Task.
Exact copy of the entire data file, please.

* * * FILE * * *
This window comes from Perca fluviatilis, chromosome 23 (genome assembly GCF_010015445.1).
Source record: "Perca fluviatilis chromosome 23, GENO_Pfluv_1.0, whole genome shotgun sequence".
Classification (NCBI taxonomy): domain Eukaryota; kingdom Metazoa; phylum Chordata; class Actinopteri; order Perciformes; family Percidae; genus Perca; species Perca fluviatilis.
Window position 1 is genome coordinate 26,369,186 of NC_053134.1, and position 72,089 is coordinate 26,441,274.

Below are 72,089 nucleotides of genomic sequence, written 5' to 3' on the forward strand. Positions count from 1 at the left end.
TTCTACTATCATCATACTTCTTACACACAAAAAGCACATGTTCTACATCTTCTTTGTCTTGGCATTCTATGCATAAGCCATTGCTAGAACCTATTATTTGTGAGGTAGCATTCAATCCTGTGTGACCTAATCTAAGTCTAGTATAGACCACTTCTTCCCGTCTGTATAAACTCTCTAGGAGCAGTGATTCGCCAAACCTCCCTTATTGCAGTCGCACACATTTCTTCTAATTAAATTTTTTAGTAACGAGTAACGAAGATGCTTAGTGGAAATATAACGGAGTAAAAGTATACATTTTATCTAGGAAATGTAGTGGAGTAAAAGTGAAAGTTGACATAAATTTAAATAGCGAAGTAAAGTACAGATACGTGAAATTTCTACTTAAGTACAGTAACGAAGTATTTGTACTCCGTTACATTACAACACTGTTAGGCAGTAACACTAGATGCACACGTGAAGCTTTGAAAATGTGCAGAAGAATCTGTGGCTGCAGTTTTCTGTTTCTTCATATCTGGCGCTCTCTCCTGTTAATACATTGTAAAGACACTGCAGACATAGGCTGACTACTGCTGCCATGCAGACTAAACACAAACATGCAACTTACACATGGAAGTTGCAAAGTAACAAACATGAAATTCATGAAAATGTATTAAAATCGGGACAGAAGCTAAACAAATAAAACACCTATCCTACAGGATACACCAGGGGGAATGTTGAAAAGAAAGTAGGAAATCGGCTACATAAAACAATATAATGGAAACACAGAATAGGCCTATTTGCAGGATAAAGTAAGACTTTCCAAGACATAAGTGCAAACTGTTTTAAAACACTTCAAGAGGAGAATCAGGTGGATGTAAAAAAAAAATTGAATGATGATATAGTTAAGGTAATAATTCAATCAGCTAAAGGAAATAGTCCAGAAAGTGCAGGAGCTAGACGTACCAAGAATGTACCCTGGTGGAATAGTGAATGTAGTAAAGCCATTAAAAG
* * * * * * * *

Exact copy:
This window comes from Perca fluviatilis, chromosome 23 (genome assembly GCF_010015445.1).
Source record: "Perca fluviatilis chromosome 23, GENO_Pfluv_1.0, whole genome shotgun sequence".
Classification (NCBI taxonomy): domain Eukaryota; kingdom Metazoa; phylum Chordata; class Actinopteri; order Perciformes; family Percidae; genus Perca; species Perca fluviatilis.
Window position 1 is genome coordinate 26,369,186 of NC_053134.1, and position 72,089 is coordinate 26,441,274.

Below are 72,089 nucleotides of genomic sequence, written 5' to 3' on the forward strand. Positions count from 1 at the left end.
TTCTACTATCATCATACTTCTTACACACAAAAAGCACATGTTCTACATCTTCTTTGTCTTGGCATTCTATGCATAAGCCATTGCTAGAACCTATTATTTGTGAGGTAGCATTCAATCCTGTGTGACCTAATCTAAGTCTAGTATAGACCACTTCTTCCCGTCTGTATAAACTCTCTAGGAGCAGTGATTCGCCAAACCTCCCTTATTGCAGTCGCACACATTTCTTCTAATTAAATTTTTTAGTAACGAGTAACGAAGATGCTTAGTGGAAATATAACGGAGTAAAAGTATACATTTTATCTAGGAAATGTAGTGGAGTAAAAGTGAAAGTTGACATAAATTTAAATAGCGAAGTAAAGTACAGATACGTGAAATTTCTACTTAAGTACAGTAACGAAGTATTTGTACTCCGTTACATTACAACACTGTTAGGCAGTAACACTAGATGCACACGTGAAGCTTTGAAAATGTGCAGAAGAATCTGTGGCTGCAGTTTTCTGTTTCTTCATATCTGGCGCTCTCTCCTGTTAATACATTGTAAAGACACTGCAGACATAGGCTGACTACTGCTGCCATGCAGACTAAACACAAACATGCAACTTACACATGGAAGTTGCAAAGTAACAAACATGAAATTCATGAAAATGTATTAAAATCGGGACAGAAGCTAAACAAATAAAACACCTATCCTACAGGATACACCAGGGGGAATGTTGAAAAGAAAGTAGGAAATCGGCTACATAAAACAATATAATGGAAACACAGAATAGGCCTATTTGCAGGATAAAGTAAGACTTTCCAAGACATAAGTGCAAACTGTTTTAAAACACTTCAAGAGGAGAATCAGGTGGATGTAAAAAAAAAATTGAATGATGATATAGTTAAGGTAATAATTCAATCAGCTAAAGGAAATAGTCCAGAAAGTGCAGGAGCTAGACGTACCAAGAATGTACCCTGGTGGAATAGTGAATGTAGTAAAGCCATTAAAAG